1. We use our Le Creuset French oven to cook this, as it allows us to cook everything in one pot. The lid helps to seal in the flavours during the cooking process, and washing up is much simpler with just one pot!

2. You can try adding slices of sweet potato along with the carrots and potatoes. It helps to add sweetness and flavour to the stew.

3. This stew is freezer friendly, but the potatoes and carrots can become mushy after defrosting. As such, it might be better to just freeze the meat and the stew, and add fresh veggies when cooking a frozen batch.

PS: This post is the third in a series of posts written in collaboration with Le Creuset Singapore. We were sponsored products for purpose of these posts (but this French oven was our first ever cast iron pot that we purchased, way before this collaboration), and no monetary compensation was received.

Tuesday, June 13, 2017

Cooking Casebook: Chicken Parmesan

These days, I've been trying to reduce our red meat intake, and I'm trying to improve on my repertoire of chicken and fish dishes. However, I must admit, I'm not too good in cooking chicken, unless it's in a soup dish. I tend to overcook it (same goes for fish!), and I find it hard to get it tender and moist.

One day though, I was browsing for recipes and ideas for cooking chicken, and came across this one for Chicken Parmesan, which promised a crispier crust. I looked at the ingredients and decided to try it, since it looked like something the kids might enjoy (who can resist all that melted cheese!). It turned out to be a winner, with a yummy crust and tender meat inside, and everyone loved it. So here's sharing our own modified version of the recipe:

(Serves 4)

4 skinless, boneless chicken breast halves
2 eggs
2 cups of panko bread crumbs
3/4 cup of grated Parmesan cheese
2 tablespoons all purpose flour
1/3 cup olive oil 
1/2 cup of tomato sauce
1/2 cup fresh mozzarella, cut into cubes (not shredded)
1/4 cup chopped fresh basil 
Salt and pepper


1. It is best to season the chicken breasts the night before with salt and pepper. Depending on your preference, you may also want to cut each piece of meat into half or thirds.

2. Preheat oven to 230ºC.

3. Place chicken pieces in a large ziplock bag and seal the bag. Pound the chicken with a meat mallet to a thickness of about 1 cm.

4. Beat eggs in a bowl.

5. Mix bread crumbs and 1/2 cup of Parmesan in another bowl.

6. Sift flour over the chicken pieces, evenly coating both sides.

7. Dip the chicken in the beaten eggs, then transfer the chicken to the bread crumb mixture, coating both sides. Repeat for each piece of chicken, then set aside for about 15 minutes.

8. Heat 1/3 cup of olive oil in a large skillet, or buffet casserole (the latter allows you to do all the cooking in one pot) at medium high heat. Fry chicken pieces until golden, which requires a few minutes on each side.

9. Transfer chicken pieces into a baking dish (if you are using the buffet casserole, just drain away the excess oil). Top each piece with tomato sauce, mozzarella, and basil, then sprinkle a few tablespoons of Parmesan cheese as well as a tablespoon of olive oil.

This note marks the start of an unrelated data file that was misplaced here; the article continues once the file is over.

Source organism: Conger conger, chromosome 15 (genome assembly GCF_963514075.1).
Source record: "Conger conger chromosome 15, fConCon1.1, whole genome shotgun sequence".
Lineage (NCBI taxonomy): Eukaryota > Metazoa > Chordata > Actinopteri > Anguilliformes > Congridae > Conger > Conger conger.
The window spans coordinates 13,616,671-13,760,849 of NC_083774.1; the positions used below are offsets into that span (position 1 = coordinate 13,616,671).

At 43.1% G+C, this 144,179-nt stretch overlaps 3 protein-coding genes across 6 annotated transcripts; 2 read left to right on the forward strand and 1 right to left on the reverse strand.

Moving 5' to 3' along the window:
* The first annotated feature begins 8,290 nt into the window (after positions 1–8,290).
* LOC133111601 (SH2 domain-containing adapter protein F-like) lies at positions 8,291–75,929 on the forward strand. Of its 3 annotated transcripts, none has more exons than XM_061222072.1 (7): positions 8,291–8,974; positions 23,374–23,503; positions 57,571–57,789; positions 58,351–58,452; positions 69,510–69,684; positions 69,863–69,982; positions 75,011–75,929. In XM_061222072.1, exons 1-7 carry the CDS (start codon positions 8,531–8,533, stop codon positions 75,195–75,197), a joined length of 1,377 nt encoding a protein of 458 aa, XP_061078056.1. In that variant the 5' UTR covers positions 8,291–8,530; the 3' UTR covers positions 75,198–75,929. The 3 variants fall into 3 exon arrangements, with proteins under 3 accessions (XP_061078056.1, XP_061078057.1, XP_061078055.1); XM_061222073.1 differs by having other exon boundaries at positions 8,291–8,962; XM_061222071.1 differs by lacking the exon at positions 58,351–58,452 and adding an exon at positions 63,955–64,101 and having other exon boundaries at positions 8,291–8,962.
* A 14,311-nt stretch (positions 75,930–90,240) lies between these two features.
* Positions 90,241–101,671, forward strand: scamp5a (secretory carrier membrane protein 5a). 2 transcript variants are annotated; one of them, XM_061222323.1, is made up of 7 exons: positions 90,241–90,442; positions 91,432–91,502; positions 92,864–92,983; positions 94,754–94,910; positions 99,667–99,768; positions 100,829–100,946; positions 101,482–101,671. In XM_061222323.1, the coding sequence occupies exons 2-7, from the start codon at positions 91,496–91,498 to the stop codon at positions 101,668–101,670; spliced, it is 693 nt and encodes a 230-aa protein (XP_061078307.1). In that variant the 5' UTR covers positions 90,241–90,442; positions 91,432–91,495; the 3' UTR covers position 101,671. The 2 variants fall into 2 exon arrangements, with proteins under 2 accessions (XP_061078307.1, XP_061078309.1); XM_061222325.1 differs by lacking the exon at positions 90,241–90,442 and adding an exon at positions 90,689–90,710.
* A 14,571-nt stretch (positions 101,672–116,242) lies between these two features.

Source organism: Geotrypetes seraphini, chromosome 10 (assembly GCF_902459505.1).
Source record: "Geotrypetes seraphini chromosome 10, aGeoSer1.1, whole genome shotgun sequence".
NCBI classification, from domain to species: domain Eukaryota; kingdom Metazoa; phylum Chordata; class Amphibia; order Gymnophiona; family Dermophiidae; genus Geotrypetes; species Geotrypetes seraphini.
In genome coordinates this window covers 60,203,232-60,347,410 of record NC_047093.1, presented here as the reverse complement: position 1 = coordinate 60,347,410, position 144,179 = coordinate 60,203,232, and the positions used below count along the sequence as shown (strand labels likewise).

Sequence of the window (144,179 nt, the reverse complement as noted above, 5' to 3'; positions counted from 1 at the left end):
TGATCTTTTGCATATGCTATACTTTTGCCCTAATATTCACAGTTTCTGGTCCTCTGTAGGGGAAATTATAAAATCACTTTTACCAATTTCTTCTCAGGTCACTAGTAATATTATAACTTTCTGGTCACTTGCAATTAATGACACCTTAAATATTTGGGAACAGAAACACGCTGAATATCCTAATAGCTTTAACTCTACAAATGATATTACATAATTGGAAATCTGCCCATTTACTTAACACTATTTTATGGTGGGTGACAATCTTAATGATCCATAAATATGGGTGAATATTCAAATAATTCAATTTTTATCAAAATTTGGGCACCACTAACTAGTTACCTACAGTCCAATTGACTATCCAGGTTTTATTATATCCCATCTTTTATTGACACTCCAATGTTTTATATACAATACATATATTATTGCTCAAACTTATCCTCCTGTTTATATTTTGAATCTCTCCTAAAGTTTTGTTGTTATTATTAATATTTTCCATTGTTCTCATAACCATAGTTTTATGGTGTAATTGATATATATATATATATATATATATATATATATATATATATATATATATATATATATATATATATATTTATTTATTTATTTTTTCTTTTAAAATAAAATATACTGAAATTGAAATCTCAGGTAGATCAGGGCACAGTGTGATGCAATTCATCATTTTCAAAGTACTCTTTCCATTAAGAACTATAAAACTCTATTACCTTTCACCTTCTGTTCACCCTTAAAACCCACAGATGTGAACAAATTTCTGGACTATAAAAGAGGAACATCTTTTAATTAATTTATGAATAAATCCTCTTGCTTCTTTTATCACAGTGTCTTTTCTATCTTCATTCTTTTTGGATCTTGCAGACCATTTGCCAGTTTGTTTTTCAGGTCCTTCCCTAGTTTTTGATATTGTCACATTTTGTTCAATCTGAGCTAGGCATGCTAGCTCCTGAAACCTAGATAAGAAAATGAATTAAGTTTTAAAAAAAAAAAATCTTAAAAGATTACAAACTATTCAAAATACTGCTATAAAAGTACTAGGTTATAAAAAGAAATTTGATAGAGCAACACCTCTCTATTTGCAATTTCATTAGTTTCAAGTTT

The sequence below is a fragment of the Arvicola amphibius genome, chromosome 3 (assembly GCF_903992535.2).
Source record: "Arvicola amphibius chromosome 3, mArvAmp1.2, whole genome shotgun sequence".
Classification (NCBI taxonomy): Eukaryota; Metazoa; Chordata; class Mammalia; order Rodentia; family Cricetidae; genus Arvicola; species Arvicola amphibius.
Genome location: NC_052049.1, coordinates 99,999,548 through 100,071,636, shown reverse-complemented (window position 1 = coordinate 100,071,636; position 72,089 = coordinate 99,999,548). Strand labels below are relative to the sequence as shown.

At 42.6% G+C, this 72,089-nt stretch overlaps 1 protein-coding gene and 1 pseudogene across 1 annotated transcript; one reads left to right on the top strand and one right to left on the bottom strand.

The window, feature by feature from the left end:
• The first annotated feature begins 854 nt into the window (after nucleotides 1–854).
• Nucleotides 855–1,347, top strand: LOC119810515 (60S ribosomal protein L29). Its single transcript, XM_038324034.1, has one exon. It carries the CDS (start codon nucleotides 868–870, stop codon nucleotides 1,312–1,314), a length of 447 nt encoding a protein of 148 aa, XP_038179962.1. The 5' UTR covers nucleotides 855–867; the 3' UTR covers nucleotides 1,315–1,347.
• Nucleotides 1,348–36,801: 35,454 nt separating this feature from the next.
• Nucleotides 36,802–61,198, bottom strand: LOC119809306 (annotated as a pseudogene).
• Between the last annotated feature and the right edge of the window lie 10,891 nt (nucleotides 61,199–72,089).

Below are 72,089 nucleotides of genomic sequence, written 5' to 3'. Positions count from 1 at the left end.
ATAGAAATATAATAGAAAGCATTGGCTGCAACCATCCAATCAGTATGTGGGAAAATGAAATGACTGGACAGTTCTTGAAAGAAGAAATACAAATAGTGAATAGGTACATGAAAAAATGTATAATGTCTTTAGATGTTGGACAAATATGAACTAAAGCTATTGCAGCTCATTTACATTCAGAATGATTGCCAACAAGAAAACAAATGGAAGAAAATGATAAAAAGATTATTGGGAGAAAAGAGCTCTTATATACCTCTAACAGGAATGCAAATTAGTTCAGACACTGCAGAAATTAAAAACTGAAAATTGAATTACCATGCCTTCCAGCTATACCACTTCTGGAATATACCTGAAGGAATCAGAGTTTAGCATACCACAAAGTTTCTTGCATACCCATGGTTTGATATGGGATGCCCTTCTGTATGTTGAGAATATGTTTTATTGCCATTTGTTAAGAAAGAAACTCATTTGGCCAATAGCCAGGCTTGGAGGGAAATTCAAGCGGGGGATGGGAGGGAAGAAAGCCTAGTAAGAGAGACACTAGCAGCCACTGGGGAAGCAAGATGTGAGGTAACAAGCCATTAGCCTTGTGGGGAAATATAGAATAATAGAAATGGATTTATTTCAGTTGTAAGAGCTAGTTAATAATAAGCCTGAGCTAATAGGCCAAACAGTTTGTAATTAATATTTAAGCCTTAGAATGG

10. Bake in the oven until cheese is browned and bubbly, and chicken is cooked through, which would take approximately 15-20 minutes.

11. Serve on top of pasta, or in our case, fried potato slices.


1. If you are cooking this for kids, you may want to chop the chicken breasts into smaller pieces (thirds or quarters) before coating them. In general, I find my kids love this dish because of the crust, so the smaller the pieces, the more crust there is for them!

2. Using a pot that can go from stovetop to oven is helpful. In our case, using the Le Creuset buffet casserole meant I could fry the chicken on the stove, and then pop the pot in the oven directly. This was more convenient, and also meant less washing up to do!

PS: This post is the second in a series of posts written in collaboration with Le Creuset Singapore. We were sponsored products for purpose of these posts, and no monetary compensation was received. Stay tuned for more family friendly recipes to come!

Wednesday, May 10, 2017

Cooking Casebook: Easy BBQ pork ribs

I know, I know, I've been missing from this space for a really long time! Life has been really full, and we've been busy with the regular going-ons of everyday life. And speaking of busy, I've been spending a fair bit of time in the kitchen cooking our meals, and these days I'm very blessed to have the boys help out in the kitchen with the cooking.

Having so many little cooks trying to help means I'm always on the look out for easy to prepare dishes that appeal to everyone's tummies. This recipe for oven-baked ribs happens to be one of them. It's straightforward, doesn't require much preparation or monitoring, and the steps are simple enough for the kids to help (that's them in the photo mixing up the rub for the ribs)! I always get requests for the recipe every time I post a photo of these on Instagram (you can follow our family cooking exploits over @justtey), so I decided I should just write up the recipe here. Our recipe is adapted from this one, and is the main reason why we no longer order baby back ribs when we are dining out (because it's much cheaper to cook your own!).

(Serves 4)

1 kg of baby back ribs
1/3 cup of brown sugar
1/2 teaspoon of salt
4 cloves of garlic
3/4 cup of BBQ sauce

1. Preheat oven to 160ºC.

2. Mince the garlic. (We usually use the chopper that comes with our hand-held blender, and the kids love blitzing the garlic!)

3. Mix garlic, sugar, and salt together to make the rub. Apply rub on all sides of the ribs.

4. Place ribs, meaty side down, in a cast-iron pot (we use our Le Creuset buffet casserole, but a French oven should work too).

5. Bake with the cover on, for 2 hours and 15 minutes. Remove from the oven and drain the excess liquid. Increase the oven temperature to 180ºC.

6. Brush on the BBQ sauce on top, then flip the ribs and brush the other side.